Cannabis and cannabinoids: Pharmacology and rationale for clinical use

Research output: Contribution to journalArticle

59 Citations (Scopus)

Abstract

It is now known that there are at least two types of cannabinoid receptors. These are CB1 receptors, present mainly on central and peripheral neurones, and CB2 receptors, present mainly on immune cells. Endogenous cannabinoid receptor agonists ('endocannabinoids') have also been identified. The discovery of this 'endogenous cannabinoid system' has led to the development of selective CB1 and CB2 receptor ligands and fuelled renewed interest in the clinical potential of cannabinoids. Two cannabinoid CB1 receptor agonists are already used clinically, as antiemetics or as appetite stimulants. These are Delta(9) tetrahydrocannabinol (THC) and nabilone. Other possible uses for CB1 receptor agonists include the suppression of muscle spasm/spasticity associated with multiple sclerosis or spinal cord injury, the relief of chronic pain and the management of glaucoma and bronchial asthma. CB1 receptor antagonists may also have clinical applications, e. g. as appetite suppressants and in the management of schizophrenia or disorders of cognition and memory. So too may CB2 receptor ligands and drugs that activate cannabinoid receptors indirectly by augmenting endocannabinoid levels at cannabinoid receptors. When taken orally, THC seems to undergo variable absorption and to have a narrow 'therapeutic window' (dose range in which it is effective without producing significant unwanted effects). This makes it difficult to predict an oral dose that will be both effective and tolerable to a patient and indicates a need for better cannabinoid formulations and modes of administration. For the therapeutic potential of cannabis or CB1 receptor agonists to be fully exploited, it will be important to establish objectively and conclusively (a) whether these agents have efficacy against selected symptoms that is of clinical significance and, if so, whether the benefits outweigh the risks, (b) whether cannabis has therapeutic advantages over individual cannabinoids, (c) whether there is a need for additional drug treatments to manage any of the disorders against which cannabinoids are effective, and (d) whether it will be possible to develop drugs that have reduced psychotropic activity and yet retain the ability to act through CB1 receptors to produce their sought-after effects.

Original languageEnglish
Pages (from-to)12-15
Number of pages4
JournalForschende Komplementärmedizin
Volume6
Publication statusPublished - 1999

Keywords

  • cannabinoid receptors
  • anandamide
  • tetrahydrocannabinol
  • marinol
  • nabilone
  • SR141716A
  • multiple sclerosis
  • chronic pain
  • appetite disorders
  • schizophrenia
  • EXPERIMENTAL AUTOIMMUNE ENCEPHALOMYELITIS
  • MULTIPLE-SCLEROSIS
  • CB1 RECEPTORS
  • DELTA-9-TETRAHYDROCANNABINOL
  • ANTAGONIST
  • SPASTICITY
  • PAIN
  • DELTA(9)-TETRAHYDROCANNABINOL
  • SUPPRESSION
  • SR-141716

Cite this

Cannabis and cannabinoids: Pharmacology and rationale for clinical use. / Pertwee, R G .

In: Forschende Komplementärmedizin, Vol. 6, 1999, p. 12-15.

Research output: Contribution to journalArticle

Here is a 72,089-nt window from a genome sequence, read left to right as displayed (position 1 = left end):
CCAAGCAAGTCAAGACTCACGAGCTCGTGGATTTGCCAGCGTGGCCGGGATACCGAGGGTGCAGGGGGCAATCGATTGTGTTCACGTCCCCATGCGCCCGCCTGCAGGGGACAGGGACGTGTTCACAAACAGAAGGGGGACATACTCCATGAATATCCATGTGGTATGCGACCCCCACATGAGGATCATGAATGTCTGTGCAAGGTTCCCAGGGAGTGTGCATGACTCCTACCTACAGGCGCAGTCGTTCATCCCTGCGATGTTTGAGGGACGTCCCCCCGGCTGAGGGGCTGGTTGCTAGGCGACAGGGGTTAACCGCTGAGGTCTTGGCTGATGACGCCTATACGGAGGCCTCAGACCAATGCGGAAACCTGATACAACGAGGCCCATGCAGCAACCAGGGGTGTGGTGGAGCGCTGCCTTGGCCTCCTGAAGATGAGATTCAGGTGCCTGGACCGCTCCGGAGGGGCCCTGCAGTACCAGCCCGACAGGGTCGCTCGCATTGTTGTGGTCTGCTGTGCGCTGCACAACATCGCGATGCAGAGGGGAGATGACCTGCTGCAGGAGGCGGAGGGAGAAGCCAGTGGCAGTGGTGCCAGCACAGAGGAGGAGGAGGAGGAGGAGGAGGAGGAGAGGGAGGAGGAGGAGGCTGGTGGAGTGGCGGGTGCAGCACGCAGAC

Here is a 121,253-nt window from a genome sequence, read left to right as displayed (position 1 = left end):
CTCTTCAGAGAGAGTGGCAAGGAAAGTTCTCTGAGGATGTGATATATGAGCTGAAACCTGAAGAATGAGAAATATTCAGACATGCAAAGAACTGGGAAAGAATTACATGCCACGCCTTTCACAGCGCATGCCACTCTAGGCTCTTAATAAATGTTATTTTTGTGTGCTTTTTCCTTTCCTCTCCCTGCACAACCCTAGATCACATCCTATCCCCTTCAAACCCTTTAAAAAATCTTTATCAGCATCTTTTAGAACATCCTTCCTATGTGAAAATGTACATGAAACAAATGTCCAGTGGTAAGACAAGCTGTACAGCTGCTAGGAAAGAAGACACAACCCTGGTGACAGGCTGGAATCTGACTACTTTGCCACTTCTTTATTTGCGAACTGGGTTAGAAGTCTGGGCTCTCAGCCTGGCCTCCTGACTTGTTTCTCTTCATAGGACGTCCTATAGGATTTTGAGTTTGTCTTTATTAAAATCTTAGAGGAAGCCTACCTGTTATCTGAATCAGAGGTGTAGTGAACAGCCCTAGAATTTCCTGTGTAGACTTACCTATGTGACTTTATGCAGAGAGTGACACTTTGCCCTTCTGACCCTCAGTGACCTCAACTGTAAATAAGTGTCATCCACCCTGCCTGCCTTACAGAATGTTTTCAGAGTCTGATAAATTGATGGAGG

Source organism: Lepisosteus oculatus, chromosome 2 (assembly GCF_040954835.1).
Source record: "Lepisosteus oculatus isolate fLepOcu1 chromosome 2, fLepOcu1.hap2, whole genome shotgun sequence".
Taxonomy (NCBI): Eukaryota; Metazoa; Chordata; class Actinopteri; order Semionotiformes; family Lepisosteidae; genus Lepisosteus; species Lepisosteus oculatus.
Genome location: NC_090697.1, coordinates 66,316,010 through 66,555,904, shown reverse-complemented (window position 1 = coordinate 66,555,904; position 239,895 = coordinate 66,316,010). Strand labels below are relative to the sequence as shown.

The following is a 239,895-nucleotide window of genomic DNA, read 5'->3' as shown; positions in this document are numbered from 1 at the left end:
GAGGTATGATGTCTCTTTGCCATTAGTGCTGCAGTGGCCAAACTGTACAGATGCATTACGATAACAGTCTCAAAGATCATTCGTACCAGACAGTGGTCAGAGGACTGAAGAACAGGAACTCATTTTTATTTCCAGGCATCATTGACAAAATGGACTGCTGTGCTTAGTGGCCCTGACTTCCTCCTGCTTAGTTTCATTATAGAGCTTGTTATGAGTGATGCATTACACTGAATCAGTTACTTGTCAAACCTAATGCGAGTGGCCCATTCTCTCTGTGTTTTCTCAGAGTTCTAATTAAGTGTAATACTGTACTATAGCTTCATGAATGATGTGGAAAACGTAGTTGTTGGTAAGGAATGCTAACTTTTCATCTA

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AB - It is now known that there are at least two types of cannabinoid receptors. These are CB1 receptors, present mainly on central and peripheral neurones, and CB2 receptors, present mainly on immune cells. Endogenous cannabinoid receptor agonists ('endocannabinoids') have also been identified. The discovery of this 'endogenous cannabinoid system' has led to the development of selective CB1 and CB2 receptor ligands and fuelled renewed interest in the clinical potential of cannabinoids. Two cannabinoid CB1 receptor agonists are already used clinically, as antiemetics or as appetite stimulants. These are Delta(9) tetrahydrocannabinol (THC) and nabilone. Other possible uses for CB1 receptor agonists include the suppression of muscle spasm/spasticity associated with multiple sclerosis or spinal cord injury, the relief of chronic pain and the management of glaucoma and bronchial asthma. CB1 receptor antagonists may also have clinical applications, e. g. as appetite suppressants and in the management of schizophrenia or disorders of cognition and memory. So too may CB2 receptor ligands and drugs that activate cannabinoid receptors indirectly by augmenting endocannabinoid levels at cannabinoid receptors. When taken orally, THC seems to undergo variable absorption and to have a narrow 'therapeutic window' (dose range in which it is effective without producing significant unwanted effects). This makes it difficult to predict an oral dose that will be both effective and tolerable to a patient and indicates a need for better cannabinoid formulations and modes of administration. For the therapeutic potential of cannabis or CB1 receptor agonists to be fully exploited, it will be important to establish objectively and conclusively (a) whether these agents have efficacy against selected symptoms that is of clinical significance and, if so, whether the benefits outweigh the risks, (b) whether cannabis has therapeutic advantages over individual cannabinoids, (c) whether there is a need for additional drug treatments to manage any of the disorders against which cannabinoids are effective, and (d) whether it will be possible to develop drugs that have reduced psychotropic activity and yet retain the ability to act through CB1 receptors to produce their sought-after effects.

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